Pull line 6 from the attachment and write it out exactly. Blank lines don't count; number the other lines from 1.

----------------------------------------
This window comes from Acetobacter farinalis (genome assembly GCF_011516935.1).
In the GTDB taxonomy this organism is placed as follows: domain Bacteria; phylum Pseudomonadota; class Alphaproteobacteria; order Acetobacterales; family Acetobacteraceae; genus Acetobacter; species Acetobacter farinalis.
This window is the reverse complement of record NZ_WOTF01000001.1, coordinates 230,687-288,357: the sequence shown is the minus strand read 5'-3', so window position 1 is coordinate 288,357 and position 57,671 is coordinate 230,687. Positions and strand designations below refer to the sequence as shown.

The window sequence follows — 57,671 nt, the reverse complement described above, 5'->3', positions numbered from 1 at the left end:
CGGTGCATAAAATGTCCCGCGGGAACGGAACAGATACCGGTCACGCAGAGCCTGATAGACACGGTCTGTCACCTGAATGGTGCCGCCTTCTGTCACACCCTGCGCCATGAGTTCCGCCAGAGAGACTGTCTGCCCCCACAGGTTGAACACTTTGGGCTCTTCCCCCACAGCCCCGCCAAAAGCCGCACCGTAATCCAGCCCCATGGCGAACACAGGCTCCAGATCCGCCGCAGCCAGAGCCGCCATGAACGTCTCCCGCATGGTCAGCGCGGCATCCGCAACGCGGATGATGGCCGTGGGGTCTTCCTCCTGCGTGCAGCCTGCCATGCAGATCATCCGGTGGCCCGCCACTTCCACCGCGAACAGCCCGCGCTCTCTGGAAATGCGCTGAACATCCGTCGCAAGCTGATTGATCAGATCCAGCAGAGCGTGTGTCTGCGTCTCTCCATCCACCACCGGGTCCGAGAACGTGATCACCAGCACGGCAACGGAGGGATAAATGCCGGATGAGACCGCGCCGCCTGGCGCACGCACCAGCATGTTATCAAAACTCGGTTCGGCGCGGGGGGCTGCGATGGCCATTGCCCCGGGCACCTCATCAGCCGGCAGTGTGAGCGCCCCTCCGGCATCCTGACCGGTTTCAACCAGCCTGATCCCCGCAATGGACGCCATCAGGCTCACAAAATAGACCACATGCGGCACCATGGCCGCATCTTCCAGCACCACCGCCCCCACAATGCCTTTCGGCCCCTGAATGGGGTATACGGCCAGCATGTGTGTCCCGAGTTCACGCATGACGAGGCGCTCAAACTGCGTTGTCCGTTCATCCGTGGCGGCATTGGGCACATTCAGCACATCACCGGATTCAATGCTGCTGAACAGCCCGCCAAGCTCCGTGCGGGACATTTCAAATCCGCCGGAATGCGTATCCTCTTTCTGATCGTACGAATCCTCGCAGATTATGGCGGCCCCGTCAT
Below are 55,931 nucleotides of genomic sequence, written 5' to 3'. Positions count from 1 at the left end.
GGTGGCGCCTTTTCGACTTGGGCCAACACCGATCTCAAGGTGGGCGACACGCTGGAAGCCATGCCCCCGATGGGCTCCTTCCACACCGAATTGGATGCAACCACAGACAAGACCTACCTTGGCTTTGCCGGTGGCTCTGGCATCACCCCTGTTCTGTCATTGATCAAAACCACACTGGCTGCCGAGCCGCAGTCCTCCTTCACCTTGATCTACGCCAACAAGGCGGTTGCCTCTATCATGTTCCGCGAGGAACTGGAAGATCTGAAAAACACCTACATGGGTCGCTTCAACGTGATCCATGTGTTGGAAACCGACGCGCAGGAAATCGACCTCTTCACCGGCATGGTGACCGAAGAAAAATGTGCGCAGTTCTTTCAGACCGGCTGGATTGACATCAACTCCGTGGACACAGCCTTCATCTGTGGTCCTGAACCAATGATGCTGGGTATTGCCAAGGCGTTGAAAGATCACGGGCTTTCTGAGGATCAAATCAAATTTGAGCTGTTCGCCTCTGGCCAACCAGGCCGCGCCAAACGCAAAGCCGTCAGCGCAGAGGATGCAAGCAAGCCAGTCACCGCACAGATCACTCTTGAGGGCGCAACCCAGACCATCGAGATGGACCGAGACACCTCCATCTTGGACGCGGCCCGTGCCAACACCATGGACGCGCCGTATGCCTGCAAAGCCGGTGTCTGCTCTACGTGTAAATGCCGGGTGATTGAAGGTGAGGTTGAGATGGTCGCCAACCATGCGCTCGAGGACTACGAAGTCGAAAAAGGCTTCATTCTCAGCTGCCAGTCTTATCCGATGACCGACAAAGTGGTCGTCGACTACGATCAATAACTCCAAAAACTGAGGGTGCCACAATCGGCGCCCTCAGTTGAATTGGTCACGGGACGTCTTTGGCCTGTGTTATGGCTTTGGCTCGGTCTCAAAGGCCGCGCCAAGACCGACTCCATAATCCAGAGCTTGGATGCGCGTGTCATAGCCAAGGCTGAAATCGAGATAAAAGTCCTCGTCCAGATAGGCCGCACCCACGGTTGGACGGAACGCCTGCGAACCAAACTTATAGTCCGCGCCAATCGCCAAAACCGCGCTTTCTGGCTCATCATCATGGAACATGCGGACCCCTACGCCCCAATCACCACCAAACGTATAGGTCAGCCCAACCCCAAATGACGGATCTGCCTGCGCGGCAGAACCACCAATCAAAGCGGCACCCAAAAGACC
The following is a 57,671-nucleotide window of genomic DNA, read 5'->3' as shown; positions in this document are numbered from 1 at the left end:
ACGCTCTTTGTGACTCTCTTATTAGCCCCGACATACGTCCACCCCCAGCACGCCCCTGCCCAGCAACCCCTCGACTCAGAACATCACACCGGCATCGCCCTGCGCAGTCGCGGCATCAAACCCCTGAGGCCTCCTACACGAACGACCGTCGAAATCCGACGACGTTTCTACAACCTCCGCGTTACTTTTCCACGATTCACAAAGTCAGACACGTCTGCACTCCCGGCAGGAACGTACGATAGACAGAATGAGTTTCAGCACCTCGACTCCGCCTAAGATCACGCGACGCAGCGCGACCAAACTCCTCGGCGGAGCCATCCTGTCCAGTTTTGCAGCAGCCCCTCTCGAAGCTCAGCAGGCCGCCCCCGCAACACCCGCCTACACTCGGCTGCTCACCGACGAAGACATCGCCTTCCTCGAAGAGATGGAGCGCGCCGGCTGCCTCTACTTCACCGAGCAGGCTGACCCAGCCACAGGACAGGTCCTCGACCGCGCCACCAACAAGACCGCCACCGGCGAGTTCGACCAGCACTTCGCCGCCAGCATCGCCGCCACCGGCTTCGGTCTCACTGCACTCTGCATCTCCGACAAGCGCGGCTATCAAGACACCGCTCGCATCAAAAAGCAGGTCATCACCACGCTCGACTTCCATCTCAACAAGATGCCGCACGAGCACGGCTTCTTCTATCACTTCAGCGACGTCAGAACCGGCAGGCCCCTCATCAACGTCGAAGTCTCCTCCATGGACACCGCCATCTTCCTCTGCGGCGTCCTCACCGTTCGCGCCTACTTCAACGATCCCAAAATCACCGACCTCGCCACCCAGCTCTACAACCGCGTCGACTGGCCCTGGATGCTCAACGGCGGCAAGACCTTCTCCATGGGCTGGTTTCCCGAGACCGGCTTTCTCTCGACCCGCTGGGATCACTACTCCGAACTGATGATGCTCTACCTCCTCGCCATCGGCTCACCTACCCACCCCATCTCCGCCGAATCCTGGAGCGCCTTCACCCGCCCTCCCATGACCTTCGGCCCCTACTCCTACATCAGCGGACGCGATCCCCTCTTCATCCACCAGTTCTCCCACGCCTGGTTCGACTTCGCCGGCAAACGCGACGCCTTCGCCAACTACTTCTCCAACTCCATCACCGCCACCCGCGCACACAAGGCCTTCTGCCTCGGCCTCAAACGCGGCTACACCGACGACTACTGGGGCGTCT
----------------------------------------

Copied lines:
Below are 55,931 nucleotides of genomic sequence, written 5' to 3'. Positions count from 1 at the left end.